Jose is an equal opportunity fly fisher on the Rocky, happily catching green sunfish, rock bass, and smallmouth bass among his catch (photos courtesy of Jose Sanchez).
Brian has been catching largemouth and smallmouth bass, as well as carp, in our Metroparks lakes and rivers lately (photos courtesy of Brian Kich).
Jeff and Joe prove that the upper Chagrin River of Cleveland Metroparks can produce some nice size resident smallmouth bass!
This was a particuarly sad sight on the river recently, as childrens' begginer fishing rig packaging indicated the next generation is being shown a very poor example. Fortunately, the vast majority of anglers I've met are model stewards of the resource.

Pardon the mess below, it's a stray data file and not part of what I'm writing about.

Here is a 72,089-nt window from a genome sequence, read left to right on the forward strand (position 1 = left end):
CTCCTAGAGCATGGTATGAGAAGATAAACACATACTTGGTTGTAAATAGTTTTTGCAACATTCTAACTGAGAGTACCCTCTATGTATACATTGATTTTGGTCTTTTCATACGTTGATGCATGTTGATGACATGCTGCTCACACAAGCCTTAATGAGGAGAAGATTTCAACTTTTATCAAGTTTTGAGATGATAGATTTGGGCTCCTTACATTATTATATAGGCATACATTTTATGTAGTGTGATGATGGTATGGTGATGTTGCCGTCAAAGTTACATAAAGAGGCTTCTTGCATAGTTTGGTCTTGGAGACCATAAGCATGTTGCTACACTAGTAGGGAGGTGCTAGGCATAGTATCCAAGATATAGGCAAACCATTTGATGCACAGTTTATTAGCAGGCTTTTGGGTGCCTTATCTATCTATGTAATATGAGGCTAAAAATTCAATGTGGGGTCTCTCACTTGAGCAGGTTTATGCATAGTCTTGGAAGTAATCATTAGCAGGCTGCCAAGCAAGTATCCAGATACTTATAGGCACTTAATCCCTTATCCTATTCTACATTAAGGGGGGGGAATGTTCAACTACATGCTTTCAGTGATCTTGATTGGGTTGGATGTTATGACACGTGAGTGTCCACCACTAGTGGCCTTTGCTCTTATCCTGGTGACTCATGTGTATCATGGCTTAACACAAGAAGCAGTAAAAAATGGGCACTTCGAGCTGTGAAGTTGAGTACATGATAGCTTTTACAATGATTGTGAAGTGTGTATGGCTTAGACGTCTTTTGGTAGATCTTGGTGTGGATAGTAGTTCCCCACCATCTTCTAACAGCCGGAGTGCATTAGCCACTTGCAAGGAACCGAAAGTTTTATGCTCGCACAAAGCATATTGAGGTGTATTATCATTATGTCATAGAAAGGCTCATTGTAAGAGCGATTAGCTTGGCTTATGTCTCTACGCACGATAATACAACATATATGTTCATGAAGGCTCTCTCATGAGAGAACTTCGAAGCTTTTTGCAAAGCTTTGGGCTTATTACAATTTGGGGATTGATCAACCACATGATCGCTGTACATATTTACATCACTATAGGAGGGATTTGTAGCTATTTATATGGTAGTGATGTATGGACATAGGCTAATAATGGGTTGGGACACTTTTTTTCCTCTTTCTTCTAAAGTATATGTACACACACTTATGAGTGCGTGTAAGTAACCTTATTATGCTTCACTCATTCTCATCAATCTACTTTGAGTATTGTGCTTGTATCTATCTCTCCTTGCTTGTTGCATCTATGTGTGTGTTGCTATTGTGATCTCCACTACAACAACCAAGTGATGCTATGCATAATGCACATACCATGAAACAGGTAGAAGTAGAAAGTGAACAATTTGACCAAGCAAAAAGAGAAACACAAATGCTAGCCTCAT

A single mid-river boulder can be like a magnet for smallmouth bass and carp in the river, as indicated by this photo.
A basic display of the tools of the trade for steelhead angling, as well as free literature, are on exhibit at the Rocky River Nature Center in Septemember and October. Complementing some of my own personal equipment is a bunch of gear on loan from the Rodmakers Shop in Strongsville (thanks Frank!).
Recently retired Strongsville police Sgt. John Hall is enjoying all his newfound free time, and does not feel a bit guilty about sending me photos of his fishing exploits around the country as I sit at my desk at work! Here he shows off a nice catch of brook trout (photo courtesy of John Hall).
In addition to the many fishing opportunties, many folks greatly enjoy viewing abundant wildife in the river valley, such as these handsome bucks.
Note: The fishing report is updated monthly in June, July, and August and weekly every other month